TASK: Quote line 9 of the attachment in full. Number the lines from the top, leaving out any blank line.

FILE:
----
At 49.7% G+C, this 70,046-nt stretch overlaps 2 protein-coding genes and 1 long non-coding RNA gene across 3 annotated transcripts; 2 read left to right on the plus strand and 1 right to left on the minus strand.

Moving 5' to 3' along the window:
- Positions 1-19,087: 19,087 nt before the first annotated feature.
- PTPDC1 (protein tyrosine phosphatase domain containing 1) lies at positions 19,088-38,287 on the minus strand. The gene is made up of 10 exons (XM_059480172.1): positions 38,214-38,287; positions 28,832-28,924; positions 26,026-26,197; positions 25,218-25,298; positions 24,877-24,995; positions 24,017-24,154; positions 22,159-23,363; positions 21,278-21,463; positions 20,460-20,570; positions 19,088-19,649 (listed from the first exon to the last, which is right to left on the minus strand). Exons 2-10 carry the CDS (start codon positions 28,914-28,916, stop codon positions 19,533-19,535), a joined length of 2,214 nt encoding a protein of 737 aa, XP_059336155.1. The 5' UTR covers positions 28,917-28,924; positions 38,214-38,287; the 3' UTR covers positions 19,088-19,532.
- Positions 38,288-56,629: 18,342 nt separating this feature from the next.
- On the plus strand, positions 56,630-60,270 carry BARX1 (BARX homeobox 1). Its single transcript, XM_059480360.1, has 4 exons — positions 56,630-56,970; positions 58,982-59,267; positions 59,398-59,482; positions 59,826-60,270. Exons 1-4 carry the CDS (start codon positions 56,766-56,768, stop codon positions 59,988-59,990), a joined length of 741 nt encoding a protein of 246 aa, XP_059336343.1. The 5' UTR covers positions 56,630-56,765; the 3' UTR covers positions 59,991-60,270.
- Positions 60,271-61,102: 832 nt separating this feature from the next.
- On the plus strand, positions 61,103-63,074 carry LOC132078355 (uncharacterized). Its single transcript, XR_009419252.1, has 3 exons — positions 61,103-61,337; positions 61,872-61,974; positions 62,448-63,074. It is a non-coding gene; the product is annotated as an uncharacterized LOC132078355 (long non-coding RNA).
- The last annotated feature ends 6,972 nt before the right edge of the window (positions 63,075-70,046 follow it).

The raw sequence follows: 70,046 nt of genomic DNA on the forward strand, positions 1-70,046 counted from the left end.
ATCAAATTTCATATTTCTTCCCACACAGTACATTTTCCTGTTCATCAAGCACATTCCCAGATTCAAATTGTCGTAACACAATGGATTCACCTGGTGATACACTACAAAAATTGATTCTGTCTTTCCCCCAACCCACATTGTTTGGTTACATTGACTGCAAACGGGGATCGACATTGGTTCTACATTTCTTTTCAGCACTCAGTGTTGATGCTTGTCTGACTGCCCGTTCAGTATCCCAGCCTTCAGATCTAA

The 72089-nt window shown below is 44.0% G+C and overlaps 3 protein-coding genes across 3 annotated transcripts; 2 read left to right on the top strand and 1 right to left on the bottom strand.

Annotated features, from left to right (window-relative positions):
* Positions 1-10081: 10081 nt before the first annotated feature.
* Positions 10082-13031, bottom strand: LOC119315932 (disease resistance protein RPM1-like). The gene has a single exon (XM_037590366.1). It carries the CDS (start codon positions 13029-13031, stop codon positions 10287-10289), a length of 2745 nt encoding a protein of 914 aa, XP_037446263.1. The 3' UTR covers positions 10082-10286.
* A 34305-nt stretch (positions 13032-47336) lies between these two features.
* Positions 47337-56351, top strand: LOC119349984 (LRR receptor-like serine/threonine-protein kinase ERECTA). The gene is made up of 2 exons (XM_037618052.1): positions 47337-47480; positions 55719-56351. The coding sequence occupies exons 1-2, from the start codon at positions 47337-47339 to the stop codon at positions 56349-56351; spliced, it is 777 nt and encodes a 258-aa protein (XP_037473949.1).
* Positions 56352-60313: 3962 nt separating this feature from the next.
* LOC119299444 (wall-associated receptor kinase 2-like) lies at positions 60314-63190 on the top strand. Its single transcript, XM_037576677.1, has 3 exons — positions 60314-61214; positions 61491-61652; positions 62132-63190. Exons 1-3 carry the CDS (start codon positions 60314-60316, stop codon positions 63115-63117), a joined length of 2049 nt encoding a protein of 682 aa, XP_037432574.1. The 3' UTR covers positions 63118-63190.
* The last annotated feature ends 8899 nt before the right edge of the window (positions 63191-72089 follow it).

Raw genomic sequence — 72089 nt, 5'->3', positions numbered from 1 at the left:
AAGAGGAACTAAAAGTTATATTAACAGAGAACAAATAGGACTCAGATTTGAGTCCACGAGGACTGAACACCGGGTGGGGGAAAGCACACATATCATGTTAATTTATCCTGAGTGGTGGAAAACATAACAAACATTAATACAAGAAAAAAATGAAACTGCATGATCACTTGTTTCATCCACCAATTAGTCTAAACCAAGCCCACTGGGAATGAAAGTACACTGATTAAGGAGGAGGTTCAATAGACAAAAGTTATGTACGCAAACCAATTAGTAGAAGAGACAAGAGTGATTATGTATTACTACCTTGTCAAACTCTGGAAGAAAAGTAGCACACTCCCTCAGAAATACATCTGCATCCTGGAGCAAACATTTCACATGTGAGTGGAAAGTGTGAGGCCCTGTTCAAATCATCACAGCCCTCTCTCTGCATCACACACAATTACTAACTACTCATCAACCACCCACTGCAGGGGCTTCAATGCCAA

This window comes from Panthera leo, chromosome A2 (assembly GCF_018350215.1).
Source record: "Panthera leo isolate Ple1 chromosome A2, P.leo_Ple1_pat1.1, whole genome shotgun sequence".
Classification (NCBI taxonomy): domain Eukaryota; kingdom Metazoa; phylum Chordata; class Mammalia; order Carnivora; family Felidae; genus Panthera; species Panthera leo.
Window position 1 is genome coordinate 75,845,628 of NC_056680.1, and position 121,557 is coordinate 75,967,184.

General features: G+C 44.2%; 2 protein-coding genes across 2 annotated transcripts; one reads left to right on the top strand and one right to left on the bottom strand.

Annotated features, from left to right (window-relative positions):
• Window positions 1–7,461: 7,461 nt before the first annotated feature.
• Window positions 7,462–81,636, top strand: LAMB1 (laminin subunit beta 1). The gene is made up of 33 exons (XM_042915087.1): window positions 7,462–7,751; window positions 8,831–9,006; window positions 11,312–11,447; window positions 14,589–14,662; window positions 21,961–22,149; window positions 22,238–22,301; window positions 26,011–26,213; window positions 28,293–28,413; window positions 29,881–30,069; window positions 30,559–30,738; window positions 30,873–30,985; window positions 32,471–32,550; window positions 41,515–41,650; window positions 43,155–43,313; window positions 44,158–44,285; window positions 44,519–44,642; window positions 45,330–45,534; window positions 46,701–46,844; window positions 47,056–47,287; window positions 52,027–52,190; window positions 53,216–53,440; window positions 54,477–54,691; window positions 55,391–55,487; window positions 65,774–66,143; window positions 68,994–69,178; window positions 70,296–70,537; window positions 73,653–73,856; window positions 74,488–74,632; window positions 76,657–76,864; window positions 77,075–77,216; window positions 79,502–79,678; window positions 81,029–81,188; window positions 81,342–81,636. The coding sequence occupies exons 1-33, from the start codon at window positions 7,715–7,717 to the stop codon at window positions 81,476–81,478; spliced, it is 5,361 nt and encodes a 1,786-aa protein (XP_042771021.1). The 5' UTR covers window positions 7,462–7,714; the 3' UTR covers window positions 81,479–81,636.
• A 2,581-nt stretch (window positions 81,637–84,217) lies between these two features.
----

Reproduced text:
- The last annotated feature ends 6,972 nt before the right edge of the window (positions 63,075-70,046 follow it).